Author’s Comment: Your cell phone tells police a lot about you.A Judge recently provided written testimony about about the impact of the ECPA (Electronic Communications Privacy Act — that is a law that appears to be about anything but ensuring privacy of electronic communications). Title I of the ECPA 18 U.S.C.A. § 2510 allegedly protects wire, oral, and electronic communications while in transit. It was enacted to set down requirements for search warrants that are more stringent than in other settings. If you have issues or questions about this sweeping federal law, call me toll free at (813) 222-2220.
Excerpts from the written testimony are below. We will be posting the complete testimony and will link to that for our readers.
“ECPA was passed in 1986 as a laudable attempt to balance the privacy rights of citizens and the legitimate interests of law enforcement, given the communications technology of that day.”
Author’s Comment: The ECPA provides that many of the requests and records are to remain secret. Title II of the ECPA, the Stored Communications Act (SCA) 18 U.S.C. §§ 2701 to 2712 protects communication held in electronic storage, most notably messages stored on computers.
“By contrast, the SCA does not require $ 2703(d) orders to be sealed, and allows for “preclusion of notice” to others only if there is reason to believe the investigation would be jeopardized or other adverse consequences would result. 18 U.S.C. §§ 2705(b)(l)-(5).”
“There are over 500 federal magistrate judges serving in district courts around the country. In addition to civil matters, our responsibilities on the criminal side generally include almost everything except conducting felony trials.”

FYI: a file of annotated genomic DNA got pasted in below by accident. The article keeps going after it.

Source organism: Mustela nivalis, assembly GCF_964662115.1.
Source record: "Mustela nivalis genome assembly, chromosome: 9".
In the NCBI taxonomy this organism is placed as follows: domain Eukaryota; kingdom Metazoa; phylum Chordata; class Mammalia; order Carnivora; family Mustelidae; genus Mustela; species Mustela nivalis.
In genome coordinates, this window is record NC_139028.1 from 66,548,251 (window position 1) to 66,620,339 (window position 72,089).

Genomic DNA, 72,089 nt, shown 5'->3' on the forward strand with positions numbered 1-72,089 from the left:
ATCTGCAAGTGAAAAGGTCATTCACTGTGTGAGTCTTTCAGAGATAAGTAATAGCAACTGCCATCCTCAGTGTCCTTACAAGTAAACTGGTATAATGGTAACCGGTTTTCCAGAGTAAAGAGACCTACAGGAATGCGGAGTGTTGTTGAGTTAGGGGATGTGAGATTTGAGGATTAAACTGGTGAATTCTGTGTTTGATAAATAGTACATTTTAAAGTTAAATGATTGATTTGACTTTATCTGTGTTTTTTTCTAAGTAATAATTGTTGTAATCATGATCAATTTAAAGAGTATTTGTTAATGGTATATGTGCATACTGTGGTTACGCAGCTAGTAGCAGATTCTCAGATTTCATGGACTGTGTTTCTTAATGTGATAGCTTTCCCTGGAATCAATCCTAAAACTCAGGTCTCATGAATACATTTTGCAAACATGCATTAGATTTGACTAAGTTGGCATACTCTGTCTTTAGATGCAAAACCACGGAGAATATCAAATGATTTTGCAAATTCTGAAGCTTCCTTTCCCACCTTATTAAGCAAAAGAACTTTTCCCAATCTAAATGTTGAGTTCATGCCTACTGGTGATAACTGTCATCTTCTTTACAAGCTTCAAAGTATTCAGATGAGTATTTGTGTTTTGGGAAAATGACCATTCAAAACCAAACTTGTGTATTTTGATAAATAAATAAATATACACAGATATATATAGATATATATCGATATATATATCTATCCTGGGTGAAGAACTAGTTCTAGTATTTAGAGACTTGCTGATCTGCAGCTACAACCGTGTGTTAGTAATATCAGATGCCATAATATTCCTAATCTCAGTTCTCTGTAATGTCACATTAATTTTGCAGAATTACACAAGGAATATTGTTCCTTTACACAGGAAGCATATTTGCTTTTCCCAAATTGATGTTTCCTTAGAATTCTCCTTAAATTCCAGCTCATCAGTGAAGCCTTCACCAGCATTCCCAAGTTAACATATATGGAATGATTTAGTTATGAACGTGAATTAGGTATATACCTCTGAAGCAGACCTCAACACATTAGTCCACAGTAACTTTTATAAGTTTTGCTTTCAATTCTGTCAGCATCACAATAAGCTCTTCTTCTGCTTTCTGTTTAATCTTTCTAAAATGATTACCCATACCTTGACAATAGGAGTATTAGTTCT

“One of our chief functions is to issue search warrants and other orders in aid of criminal investigations. These include electronic surveillance orders for pen registers, trap and trace devices, tracking devices, 2703(d) orders for telephone and e-mail account records and activity.”
“With rare exceptions, ECPA orders pertain to ordinary crimes and criminals, not national security or terrorism cases.”
“The process is exparte, meaning only one party – law enforcement – appears before the magistrate judge. Since this is at the criminal investigation stage, no defendant has yet been charged so no defense counsel is there to challenge the government’s request. Likewise, no representative of the electronic service provider or the target phone’s subscriber is present. In fact, the orders routinely contain gag orders precluding the service providerfromadvising their customers that the government is accessing their cell phone or e-mail account records. The public rarely learns about these orders, even long after issuance, because they are routinely placed under indefinite (i.e., permanent) seal.”
“A reasonable estimate is that the total number of electronic surveillance orders issued at the federal level each year substantially exceeds 10,000”